Different points of view over the future of the Valley Gardens were raised in at a packed open meeting in Harrogate.
Called by the volunteers of charity group Friends of Valley Gardens who are worried over damage caused to the park by events such as the Street Food Festival, nearl 100 people turned up at St Peter's Church in what turned out to be a largely intelligent debate over this controversial issue.
The event last Thursday night was chaired by former Harrogate Mayor Jim Clark with opening remarks by Jane Blayney, chair of the Friends of Valley Gardens, Martin Fish, gardening consultant and RHS judge, and Coun Michael Harrison, deputy leader of Harrogate Borough Council Executive and cabinet member for Environment, Waste Reduction & Recycling.
People at the meeting ranged from local residents living near the Valley Gardens to event organisers.
Opinion was fairly divided between people who supported more public events and those who were alarmed by the affect this would have on the condition and character of Harrogate Borough Council's award-winning public park.
The big question underlying all the remarks during the lively but intelligent debate was:
"Where does the balance lie between preserving the beauty and traditions of the Valley Gardens and a new desire to attract visitors to Harrogate for econmic reasons and appeal to wider audience of local residents who enjoy public events."
Among those made remarks were Sharon Canavar, chief executive of Harrogate International Festivals; Collete Lain, chair of Friends of Harrogate Hospital; Pam Grant, president of Harrogate in Bloom, local historian Malcolm Neesam; local DJ Trevor Broadbank; Coun John Fox, organiser of Harrogate and District Volunteering Oscars; Sally Haslewood, founder of Harrogate Mumbler; and Brian Dunsby, ex-chief executive of Harrogate Chamber of Trade.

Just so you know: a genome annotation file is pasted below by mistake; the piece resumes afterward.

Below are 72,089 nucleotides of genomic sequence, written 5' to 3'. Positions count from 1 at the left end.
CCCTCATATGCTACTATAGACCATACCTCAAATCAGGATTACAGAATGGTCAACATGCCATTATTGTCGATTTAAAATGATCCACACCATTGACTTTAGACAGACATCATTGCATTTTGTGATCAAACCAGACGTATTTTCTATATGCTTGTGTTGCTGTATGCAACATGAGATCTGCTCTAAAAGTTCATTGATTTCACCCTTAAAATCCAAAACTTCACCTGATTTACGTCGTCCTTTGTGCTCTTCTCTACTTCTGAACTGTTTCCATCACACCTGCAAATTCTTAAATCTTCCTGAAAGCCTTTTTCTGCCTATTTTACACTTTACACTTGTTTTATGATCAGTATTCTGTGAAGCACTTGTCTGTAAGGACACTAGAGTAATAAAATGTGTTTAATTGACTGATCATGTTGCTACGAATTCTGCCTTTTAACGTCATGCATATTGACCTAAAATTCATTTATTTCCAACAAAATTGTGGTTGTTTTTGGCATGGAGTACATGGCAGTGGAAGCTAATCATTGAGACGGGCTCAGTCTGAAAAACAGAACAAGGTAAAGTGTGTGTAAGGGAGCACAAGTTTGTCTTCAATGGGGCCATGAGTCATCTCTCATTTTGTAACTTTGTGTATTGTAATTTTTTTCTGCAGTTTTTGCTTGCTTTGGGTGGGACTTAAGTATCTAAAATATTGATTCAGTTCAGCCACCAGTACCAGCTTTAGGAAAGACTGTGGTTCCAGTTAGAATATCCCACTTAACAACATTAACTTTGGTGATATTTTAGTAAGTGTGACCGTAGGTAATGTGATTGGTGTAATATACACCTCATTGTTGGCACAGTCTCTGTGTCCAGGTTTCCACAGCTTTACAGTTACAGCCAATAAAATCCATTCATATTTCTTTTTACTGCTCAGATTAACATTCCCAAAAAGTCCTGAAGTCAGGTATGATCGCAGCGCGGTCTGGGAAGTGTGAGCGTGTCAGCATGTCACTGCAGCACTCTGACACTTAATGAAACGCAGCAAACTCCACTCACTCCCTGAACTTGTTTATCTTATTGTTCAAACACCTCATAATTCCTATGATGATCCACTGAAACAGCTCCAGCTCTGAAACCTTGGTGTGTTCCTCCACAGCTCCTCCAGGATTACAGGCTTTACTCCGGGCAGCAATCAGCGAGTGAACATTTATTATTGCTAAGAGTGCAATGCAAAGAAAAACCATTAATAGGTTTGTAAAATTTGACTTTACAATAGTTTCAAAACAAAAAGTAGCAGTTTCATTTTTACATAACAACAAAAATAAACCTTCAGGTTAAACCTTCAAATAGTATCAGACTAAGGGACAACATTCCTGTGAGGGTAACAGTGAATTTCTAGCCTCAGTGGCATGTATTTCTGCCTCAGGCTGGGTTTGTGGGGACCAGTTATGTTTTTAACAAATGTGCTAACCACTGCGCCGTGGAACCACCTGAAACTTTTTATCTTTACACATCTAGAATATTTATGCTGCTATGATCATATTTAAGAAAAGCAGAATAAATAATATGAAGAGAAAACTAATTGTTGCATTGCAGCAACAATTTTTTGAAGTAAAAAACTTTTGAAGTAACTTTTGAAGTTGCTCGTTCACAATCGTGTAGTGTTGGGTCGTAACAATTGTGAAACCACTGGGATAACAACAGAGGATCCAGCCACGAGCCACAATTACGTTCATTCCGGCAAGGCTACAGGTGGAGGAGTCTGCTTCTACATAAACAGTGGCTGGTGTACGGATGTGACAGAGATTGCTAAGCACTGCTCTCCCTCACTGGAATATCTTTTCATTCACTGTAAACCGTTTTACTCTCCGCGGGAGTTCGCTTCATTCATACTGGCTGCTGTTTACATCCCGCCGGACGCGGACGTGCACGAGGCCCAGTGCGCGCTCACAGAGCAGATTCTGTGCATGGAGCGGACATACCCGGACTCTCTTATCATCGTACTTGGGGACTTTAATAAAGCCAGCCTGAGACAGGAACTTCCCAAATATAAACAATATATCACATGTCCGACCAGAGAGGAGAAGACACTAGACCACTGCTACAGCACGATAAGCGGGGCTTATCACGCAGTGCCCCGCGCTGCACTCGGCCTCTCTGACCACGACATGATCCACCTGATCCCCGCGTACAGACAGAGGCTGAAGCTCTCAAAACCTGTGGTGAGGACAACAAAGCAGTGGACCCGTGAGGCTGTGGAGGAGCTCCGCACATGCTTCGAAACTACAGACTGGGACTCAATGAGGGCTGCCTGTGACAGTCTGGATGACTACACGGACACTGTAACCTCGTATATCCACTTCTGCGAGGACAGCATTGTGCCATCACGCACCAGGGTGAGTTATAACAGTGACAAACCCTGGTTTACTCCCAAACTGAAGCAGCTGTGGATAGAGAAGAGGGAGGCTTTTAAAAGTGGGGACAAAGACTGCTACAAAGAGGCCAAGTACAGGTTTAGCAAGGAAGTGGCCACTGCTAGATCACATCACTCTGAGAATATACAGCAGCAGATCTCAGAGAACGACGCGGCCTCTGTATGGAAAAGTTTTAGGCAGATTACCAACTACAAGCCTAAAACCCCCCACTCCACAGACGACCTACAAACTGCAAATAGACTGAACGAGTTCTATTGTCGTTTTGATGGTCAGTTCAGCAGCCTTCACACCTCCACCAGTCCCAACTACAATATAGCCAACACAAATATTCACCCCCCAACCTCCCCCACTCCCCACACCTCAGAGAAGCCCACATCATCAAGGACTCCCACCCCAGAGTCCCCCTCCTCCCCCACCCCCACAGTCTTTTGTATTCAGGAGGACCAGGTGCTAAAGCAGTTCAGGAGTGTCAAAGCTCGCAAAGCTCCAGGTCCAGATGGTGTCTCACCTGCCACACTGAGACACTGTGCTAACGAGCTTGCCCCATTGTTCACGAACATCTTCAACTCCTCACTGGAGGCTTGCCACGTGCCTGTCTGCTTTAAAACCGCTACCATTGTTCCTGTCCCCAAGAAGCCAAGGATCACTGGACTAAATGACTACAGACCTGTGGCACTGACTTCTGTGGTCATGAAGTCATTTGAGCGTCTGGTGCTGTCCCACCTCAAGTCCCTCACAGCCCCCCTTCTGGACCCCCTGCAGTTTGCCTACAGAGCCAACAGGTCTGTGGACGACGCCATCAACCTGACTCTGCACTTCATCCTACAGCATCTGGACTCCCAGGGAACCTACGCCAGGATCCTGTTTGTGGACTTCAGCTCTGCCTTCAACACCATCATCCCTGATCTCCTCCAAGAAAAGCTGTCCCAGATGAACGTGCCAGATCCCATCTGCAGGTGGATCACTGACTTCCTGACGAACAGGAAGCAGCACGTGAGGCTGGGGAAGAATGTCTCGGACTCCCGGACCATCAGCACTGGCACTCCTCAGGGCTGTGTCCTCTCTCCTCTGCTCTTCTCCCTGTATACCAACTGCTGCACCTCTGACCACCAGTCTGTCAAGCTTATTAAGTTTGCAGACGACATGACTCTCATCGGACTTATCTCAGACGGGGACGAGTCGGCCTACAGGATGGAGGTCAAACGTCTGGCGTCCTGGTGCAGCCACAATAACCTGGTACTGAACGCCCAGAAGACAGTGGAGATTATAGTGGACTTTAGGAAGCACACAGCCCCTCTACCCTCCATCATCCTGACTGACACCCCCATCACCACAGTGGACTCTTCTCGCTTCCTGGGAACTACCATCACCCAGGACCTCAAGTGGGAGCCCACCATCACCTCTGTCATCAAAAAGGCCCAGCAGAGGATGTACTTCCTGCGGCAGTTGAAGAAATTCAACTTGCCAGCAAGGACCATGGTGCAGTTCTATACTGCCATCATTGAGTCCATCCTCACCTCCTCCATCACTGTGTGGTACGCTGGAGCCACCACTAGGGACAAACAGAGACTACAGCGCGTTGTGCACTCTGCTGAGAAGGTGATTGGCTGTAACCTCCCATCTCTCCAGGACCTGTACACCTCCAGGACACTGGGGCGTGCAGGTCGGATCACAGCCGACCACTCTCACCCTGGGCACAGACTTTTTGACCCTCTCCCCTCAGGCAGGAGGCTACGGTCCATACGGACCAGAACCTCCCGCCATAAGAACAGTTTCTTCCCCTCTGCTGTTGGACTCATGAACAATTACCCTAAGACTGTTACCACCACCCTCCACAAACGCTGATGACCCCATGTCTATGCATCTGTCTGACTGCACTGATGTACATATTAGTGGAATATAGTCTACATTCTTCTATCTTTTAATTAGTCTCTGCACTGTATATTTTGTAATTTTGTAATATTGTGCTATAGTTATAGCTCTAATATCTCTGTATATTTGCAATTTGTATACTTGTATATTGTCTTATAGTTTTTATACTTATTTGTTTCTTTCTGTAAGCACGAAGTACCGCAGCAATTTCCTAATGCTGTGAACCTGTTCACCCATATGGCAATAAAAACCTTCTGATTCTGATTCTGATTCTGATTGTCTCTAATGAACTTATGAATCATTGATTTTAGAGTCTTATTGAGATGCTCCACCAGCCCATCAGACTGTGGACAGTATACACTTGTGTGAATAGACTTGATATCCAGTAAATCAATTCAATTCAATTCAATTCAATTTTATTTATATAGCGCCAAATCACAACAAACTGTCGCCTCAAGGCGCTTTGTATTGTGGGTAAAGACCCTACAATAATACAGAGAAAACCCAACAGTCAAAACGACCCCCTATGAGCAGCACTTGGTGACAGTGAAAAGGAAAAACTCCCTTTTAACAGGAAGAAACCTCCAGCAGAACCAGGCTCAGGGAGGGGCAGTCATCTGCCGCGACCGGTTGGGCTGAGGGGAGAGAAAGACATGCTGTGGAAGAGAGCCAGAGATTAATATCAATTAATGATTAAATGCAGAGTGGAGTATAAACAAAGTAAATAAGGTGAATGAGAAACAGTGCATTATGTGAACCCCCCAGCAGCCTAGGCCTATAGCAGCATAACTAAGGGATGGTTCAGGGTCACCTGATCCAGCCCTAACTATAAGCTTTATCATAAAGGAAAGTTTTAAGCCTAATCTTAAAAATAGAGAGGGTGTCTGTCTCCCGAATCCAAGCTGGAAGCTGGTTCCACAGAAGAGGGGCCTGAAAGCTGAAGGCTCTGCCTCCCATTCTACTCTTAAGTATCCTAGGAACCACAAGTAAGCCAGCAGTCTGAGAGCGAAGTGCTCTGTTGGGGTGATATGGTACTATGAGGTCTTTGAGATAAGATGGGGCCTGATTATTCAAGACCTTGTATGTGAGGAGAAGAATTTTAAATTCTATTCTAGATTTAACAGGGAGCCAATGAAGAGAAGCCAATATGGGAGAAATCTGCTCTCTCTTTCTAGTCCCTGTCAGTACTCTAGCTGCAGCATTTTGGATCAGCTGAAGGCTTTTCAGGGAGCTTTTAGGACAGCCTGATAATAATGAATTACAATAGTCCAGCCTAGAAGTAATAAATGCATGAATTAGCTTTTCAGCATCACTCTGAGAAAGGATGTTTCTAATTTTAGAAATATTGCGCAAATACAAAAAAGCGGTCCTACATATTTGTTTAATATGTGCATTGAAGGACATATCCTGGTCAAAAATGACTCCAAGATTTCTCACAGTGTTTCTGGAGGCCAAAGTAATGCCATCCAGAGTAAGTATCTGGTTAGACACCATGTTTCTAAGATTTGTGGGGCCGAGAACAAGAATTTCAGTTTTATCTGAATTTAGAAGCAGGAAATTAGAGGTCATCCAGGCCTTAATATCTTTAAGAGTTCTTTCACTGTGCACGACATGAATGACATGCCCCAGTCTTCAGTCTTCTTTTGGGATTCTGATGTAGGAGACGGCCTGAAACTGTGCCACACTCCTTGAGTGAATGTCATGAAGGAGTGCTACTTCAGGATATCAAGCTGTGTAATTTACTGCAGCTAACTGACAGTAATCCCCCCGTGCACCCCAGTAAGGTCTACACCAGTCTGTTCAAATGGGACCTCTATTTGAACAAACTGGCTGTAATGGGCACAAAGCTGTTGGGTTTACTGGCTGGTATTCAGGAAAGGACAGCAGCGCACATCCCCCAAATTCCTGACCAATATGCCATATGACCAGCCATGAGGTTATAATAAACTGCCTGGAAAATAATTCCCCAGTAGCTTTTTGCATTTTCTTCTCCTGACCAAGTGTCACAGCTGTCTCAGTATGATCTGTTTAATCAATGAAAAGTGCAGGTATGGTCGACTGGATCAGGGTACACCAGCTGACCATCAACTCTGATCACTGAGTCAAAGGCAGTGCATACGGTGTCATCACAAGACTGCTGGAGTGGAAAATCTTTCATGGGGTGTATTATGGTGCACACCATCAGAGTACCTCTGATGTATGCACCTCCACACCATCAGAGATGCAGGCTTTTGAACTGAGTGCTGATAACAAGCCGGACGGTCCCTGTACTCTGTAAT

Some of the most interesting points made about the future holding of public events such as The StrEat Food and Family Fun Festival and the Carabosse fire festival were:
Collete Lain: "We organise The Big Picnic each year to fundraise for Harrogate Hospital and we've never damaged the Valley Gardens once in nine years.
"When I walked round the Valley Gardens after the street food festival and saw the damage, it brought tears to my eyes.
"I would hate to stop any local events in a good cause but I think they should be restricted to one day in the Valley Gardens, not four.
"The street food festival should be held in the street, not in gardens."
Coun Michael Harrison: "It's difficult to hold events on The Stray because of the rules on how it is used. It is very restricted.
"We do licence events in Valley Gardens but we don't charge for community events, only commercial ones. The Street Food Festival was the only commercial one this year we agreed to.
"Other events such as the Christmas Market held each year on The Stray also cause damage.
"With all events we licence, the council has to balance the positive impact on the town as a whole and the negative impact such as noise, litter, traffic and inconvience for residents.
"Organisers didn't expect 110,000 to turn up at the Street Food Festival. There's been no detailed planning for next year's event because no contract has been signed but there would have to be changes in the way it happened."
Sharon Canavar: " These sort of events make a massive difference to the town. They fill hotel rooms, they fill restaurants.
"It was the first time the Street Food Festival had been held and doing a first event is always challenging, it's always a learning experience for the oganisers.
"We need to use our town's assets but in an appropriate way."